New year, new you: ’Tis the season to commit to drinking less, exercising more, dieting sensibly, and getting a better night’s sleep. Granted, all that’s easier said than done for even the most routine-oriented among us. For those in the hospitality and especially the bar industry, operating on erratic nocturnal schedules and surrounded by alcohol as the primary tool of their trade, the obstacles to self-care are even more daunting.
In fact, holistic wellness has become a pressing issue for the industry, as numerous recent articles in beverage publications such as Punch and Imbibe attest. And while proposed solutions vary, one of the most interesting I’ve found is centered on a sport that’s as widely misunderstood as the profession of bartending often is: boxing.
If most laypeople associate the one endeavor with brutality and the other with debauchery, they overlook just how important quick-wittedness, fleet-footedness, endurance, and no small amount of grace are to success in both.
Founded in 2017 and launched in 2018 by Raj Nagra, a bar industry vet and certified boxing coach, the Bartender Boxing Organization (BBO) inducts a select group of participants from cities around the country into a three-month training program, complete with a nutritional plan. Upon its completion, they’re in fighting shape to compete in legally sanctioned local bouts of three two-minute rounds, whose champs go on to face the winners in other cities; the ultimate victors are treated to a three-day trip to Mexico to visit the facilities of sponsor Tequila Cazadores.
But even the “losers” win the real prize: a template for professional longevity. “As bartending has become more of a career than a job, there is a greater awareness of its taxing nature,” says Cazadores senior brand manager Peter Macfarlane. Burnout is common without “support for the long-term health and well-being of the hospitality community.”
In 2019, 96 bartenders in eight cities are expected to compete in the program. I spoke to three recent participants who had as much to say about the psychological insights they gained as the physical fitness they attained along the way.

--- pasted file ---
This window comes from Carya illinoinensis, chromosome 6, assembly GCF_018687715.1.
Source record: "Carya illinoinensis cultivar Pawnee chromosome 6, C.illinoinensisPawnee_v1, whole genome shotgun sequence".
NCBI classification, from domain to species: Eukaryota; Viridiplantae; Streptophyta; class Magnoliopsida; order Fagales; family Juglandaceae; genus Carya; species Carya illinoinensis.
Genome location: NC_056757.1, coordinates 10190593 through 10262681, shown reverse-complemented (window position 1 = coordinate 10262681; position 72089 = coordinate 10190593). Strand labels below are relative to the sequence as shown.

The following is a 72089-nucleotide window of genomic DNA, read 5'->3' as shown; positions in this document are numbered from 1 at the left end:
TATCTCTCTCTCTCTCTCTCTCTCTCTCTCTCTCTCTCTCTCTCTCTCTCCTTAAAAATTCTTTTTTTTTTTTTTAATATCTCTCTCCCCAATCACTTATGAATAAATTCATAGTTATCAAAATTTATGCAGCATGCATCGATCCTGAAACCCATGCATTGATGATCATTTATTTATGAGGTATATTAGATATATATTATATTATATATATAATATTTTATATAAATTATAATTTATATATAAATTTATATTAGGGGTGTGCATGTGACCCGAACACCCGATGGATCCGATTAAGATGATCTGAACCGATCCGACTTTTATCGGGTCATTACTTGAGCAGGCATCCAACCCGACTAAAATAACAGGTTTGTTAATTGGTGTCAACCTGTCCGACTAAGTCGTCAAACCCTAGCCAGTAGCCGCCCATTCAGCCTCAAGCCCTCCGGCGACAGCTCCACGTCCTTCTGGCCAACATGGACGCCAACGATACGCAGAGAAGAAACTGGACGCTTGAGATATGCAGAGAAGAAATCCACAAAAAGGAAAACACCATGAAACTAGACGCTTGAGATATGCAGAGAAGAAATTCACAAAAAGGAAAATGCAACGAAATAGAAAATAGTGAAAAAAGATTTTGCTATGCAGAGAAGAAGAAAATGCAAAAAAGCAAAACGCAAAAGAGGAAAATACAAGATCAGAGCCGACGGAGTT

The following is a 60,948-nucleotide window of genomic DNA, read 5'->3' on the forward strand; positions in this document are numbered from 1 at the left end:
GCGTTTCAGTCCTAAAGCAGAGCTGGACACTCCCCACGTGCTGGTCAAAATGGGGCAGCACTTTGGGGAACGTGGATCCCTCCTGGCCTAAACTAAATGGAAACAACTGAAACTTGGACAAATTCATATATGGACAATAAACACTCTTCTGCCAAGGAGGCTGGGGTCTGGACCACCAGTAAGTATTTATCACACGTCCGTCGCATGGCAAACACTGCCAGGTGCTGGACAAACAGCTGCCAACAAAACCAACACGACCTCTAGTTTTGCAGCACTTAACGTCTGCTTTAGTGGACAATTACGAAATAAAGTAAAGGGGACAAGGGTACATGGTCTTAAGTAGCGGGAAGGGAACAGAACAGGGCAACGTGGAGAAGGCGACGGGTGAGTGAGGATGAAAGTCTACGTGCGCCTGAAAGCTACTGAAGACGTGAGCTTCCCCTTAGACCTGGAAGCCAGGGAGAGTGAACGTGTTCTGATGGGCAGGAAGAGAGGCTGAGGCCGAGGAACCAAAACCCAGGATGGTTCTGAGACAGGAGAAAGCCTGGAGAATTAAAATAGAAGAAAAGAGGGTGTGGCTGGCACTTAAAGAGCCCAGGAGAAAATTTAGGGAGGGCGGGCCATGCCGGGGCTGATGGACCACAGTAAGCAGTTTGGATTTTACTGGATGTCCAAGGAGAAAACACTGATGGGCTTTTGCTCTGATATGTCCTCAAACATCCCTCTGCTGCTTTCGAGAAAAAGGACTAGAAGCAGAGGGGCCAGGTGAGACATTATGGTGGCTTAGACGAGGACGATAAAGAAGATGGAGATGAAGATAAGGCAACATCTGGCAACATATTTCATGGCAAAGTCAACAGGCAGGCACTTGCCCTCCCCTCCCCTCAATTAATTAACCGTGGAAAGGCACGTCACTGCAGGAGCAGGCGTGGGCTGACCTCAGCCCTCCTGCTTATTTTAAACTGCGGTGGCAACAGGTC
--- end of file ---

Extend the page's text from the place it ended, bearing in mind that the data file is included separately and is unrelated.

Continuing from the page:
Gina Sciore, a bar manager at Hotel Vegas in Austin, applied to the BBO mainly because a friend asked her to. When her friend had to drop out for work-related reasons, she stuck with it primarily because, as she explained, “It was a motivation not to stay out late; in a way, it kept me out of trouble.”
Which isn’t to say it was easy. “As somebody who usually goes to bed around 4 a.m., waking up at 11—and not just getting up early, but getting screamed at and punched in the face—was a commitment.”
Living up to that commitment requires a positive attitude, according to Alex Jump, bar manager at Death & Co in Denver. “You’re like, ‘I’m very tired, it’s snowing, and I don’t want to get out of bed. I can anticipate the workout and it’s going to be hard.’ But once you overcome that mental burden and stop setting yourself up with negative expectations, you get into the routine and go into it every day with fresh ideas.”
Andrew Freeman, a bartender at Austin’s Container Bar, also found the attitude shift refreshing. Before entering the program, he admitted, “I thought boxing was two dudes savagely beating each other. I didn’t really grasp how intensive the training was going to be.”
But as he began the sessions of skipping rope, bag and footwork, shadowboxing, and finally sparring, he discovered that the sport is “really similar to fencing or ballet. It’s very precise, very rooted in finesse.” Over the course of three months, “My reflexes definitely approved; my response time went up. I was getting compliments from my friends and family. That definitely put gas on the fire.”
Of course, training is one thing, stepping into the ring for your first public fight another. Jump compared the anxiety she felt to that of entering a cocktail competition: “You can practice all you want, but when you get in front of a crowd of people, it’s so different. I still get butterflies thinking about it.”
In fact, confessed Scione, who fought a second bout after winning her first, “It was terrifying. The first time, I wasn’t even thinking—it seemed sort of out-of-body.”
Freeman empathized. “It’s harder to handle the adrenaline than it is to handle the pain,” thanks to the padding worn by amateur fighters. The trick is “trying to control your breathing and keeping your wits around you. That’s a hard thing to master.”
Indeed, learning to be present in her body was paramount for Jump, taught by her trainer that a strong right cross punch like hers “comes from power from your hips.” In our body-shaming culture, she said, it was validating “to take the wide hips my mom blessed me with and find the beauty in them, in the things that you’re often told aren’t perfect.”
Whatever your resolutions for 2019, may they likewise reveal that the new you was in the old you all along.